‘Whitney Claflin: Crows’ at Real Fine Arts

'C.F.' (2013) by Claflin. (Courtesy the artist and RFA)

‘C.F.’ (2013) by Claflin. (Courtesy the artist and RFA)

If painting is a way of storing time, as the German painter Jutta Koether argued in a recent lecture—artists building up marks over various durations to form a single image—then Whitney Claflin’s paintings show that process going haywire, shedding linearity and taking on a life of its own. Almost uniformly pared down from those in her past shows, these works often have just a few lines and wisps of paint on solid white grounds and seem to be in the midst of melting down or swirling into new compositions.

Ms. Claflin gets a lot done in her relatively small (most are 3 by 2 feet), swoon-inducing paintings, and you have to look all over the art-historical map to tease out reference points: Andre Masson’s quickest, most ecstatic drawings, the fleshy violet hues of Maria Lassnig, the hazy, surreal atmospheres of Yves Tanguy, Helen Frankenthaler at her airiest, Martin Barré’s simple but guileful lines, Charline von Heyl’s antic energy and Michael Krebber if he was compelled to keep going after making the few marks that adorn many of his canvases.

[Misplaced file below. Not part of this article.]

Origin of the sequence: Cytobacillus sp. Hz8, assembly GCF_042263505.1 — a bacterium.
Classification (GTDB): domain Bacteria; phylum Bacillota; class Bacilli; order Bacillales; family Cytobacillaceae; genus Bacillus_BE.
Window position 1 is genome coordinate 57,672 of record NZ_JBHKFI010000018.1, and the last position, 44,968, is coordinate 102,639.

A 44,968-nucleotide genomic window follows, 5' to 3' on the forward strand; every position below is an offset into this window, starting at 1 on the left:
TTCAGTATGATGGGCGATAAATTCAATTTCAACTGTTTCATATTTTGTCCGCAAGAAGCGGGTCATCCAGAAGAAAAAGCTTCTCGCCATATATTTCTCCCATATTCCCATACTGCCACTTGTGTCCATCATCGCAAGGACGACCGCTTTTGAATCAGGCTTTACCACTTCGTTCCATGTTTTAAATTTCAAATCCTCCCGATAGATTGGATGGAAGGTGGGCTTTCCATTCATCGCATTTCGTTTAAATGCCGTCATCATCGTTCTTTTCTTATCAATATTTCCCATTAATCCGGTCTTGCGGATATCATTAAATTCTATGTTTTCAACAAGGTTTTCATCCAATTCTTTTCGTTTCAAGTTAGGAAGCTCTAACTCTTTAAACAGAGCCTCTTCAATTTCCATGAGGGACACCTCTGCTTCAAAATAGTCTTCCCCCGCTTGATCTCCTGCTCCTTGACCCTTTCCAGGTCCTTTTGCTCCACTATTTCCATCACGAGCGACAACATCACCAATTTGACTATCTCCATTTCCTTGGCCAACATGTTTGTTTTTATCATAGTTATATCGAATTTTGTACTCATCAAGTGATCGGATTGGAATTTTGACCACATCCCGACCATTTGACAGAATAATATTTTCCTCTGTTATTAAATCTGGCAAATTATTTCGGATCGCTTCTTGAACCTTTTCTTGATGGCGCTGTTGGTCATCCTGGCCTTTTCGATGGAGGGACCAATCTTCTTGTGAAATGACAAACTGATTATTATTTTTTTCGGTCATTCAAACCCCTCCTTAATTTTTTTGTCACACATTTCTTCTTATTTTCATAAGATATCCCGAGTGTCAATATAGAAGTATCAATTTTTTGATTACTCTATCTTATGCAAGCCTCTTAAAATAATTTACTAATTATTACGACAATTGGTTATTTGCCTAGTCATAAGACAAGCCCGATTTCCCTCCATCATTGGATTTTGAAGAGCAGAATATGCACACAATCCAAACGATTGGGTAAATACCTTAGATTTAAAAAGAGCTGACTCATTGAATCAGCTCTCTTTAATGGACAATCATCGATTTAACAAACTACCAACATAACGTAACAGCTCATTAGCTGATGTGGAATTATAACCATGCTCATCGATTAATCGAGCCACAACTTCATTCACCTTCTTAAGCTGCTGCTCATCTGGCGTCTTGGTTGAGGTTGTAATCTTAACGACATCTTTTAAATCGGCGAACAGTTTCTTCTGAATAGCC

'Flied' (2013) by Claflin. (Courtesy the artist and RFA)

‘Flied’ (2013) by Claflin. (Courtesy the artist and RFA)

But those are only the most fleeting hints and quotes. Ms. Claflins’ paintings captivate because they occupy a none-too-easily-won space that is both splashily spontaneous and immaculately reasoned. Luminous red lines glide right next to drips of the same color that look haphazard and violent, like spilled blood. Wine has soaked one canvas, and wax has been dripped on another—moves that give the tiniest thread of narratives (bacchanalian, incantatory, pathetic) and remind you that these are just things in the world, objects to be used, adored, displayed, rethought. They’ve been worked on so that they can work on you.

(Through Feb. 16, 2014)